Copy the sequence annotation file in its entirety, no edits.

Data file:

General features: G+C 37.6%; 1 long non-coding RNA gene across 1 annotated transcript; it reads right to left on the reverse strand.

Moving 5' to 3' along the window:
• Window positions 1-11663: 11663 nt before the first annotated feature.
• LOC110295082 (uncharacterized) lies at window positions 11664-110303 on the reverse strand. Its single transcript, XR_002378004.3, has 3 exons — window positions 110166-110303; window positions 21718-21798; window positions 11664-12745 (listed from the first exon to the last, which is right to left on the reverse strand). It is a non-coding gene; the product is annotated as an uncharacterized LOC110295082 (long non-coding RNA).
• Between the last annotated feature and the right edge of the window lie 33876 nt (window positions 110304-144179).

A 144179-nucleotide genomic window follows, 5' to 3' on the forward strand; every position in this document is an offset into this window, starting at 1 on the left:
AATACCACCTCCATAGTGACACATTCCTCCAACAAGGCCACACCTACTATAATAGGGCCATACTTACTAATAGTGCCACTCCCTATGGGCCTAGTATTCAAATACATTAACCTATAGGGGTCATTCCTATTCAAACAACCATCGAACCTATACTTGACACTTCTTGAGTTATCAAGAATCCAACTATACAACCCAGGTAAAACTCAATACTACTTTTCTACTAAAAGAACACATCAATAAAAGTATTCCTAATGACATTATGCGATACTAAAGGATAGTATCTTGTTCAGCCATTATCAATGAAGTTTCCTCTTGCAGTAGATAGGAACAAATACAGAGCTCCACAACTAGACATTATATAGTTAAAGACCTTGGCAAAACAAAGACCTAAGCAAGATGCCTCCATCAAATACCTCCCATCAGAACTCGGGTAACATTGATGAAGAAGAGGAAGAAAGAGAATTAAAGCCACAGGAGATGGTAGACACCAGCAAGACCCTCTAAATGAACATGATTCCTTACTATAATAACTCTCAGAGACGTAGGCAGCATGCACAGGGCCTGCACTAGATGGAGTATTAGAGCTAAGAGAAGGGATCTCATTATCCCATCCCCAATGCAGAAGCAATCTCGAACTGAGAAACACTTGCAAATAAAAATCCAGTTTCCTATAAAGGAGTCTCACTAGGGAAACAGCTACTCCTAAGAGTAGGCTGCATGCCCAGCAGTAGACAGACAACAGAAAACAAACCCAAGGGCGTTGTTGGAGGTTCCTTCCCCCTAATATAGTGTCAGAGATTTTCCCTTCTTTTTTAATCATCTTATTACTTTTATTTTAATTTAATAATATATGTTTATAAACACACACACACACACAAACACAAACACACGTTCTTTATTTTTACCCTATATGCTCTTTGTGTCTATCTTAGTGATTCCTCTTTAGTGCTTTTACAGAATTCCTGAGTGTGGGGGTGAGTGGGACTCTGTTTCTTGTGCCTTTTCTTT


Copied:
General features: G+C 37.6%; 1 long non-coding RNA gene across 1 annotated transcript; it reads right to left on the reverse strand.

Moving 5' to 3' along the window:
• Window positions 1-11663: 11663 nt before the first annotated feature.
• LOC110295082 (uncharacterized) lies at window positions 11664-110303 on the reverse strand. Its single transcript, XR_002378004.3, has 3 exons — window positions 110166-110303; window positions 21718-21798; window positions 11664-12745 (listed from the first exon to the last, which is right to left on the reverse strand). It is a non-coding gene; the product is annotated as an uncharacterized LOC110295082 (long non-coding RNA).
• Between the last annotated feature and the right edge of the window lie 33876 nt (window positions 110304-144179).

A 144179-nucleotide genomic window follows, 5' to 3' on the forward strand; every position in this document is an offset into this window, starting at 1 on the left:
AATACCACCTCCATAGTGACACATTCCTCCAACAAGGCCACACCTACTATAATAGGGCCATACTTACTAATAGTGCCACTCCCTATGGGCCTAGTATTCAAATACATTAACCTATAGGGGTCATTCCTATTCAAACAACCATCGAACCTATACTTGACACTTCTTGAGTTATCAAGAATCCAACTATACAACCCAGGTAAAACTCAATACTACTTTTCTACTAAAAGAACACATCAATAAAAGTATTCCTAATGACATTATGCGATACTAAAGGATAGTATCTTGTTCAGCCATTATCAATGAAGTTTCCTCTTGCAGTAGATAGGAACAAATACAGAGCTCCACAACTAGACATTATATAGTTAAAGACCTTGGCAAAACAAAGACCTAAGCAAGATGCCTCCATCAAATACCTCCCATCAGAACTCGGGTAACATTGATGAAGAAGAGGAAGAAAGAGAATTAAAGCCACAGGAGATGGTAGACACCAGCAAGACCCTCTAAATGAACATGATTCCTTACTATAATAACTCTCAGAGACGTAGGCAGCATGCACAGGGCCTGCACTAGATGGAGTATTAGAGCTAAGAGAAGGGATCTCATTATCCCATCCCCAATGCAGAAGCAATCTCGAACTGAGAAACACTTGCAAATAAAAATCCAGTTTCCTATAAAGGAGTCTCACTAGGGAAACAGCTACTCCTAAGAGTAGGCTGCATGCCCAGCAGTAGACAGACAACAGAAAACAAACCCAAGGGCGTTGTTGGAGGTTCCTTCCCCCTAATATAGTGTCAGAGATTTTCCCTTCTTTTTTAATCATCTTATTACTTTTATTTTAATTTAATAATATATGTTTATAAACACACACACACACACAAACACAAACACACGTTCTTTATTTTTACCCTATATGCTCTTTGTGTCTATCTTAGTGATTCCTCTTTAGTGCTTTTACAGAATTCCTGAGTGTGGGGGTGAGTGGGACTCTGTTTCTTGTGCCTTTTCTTT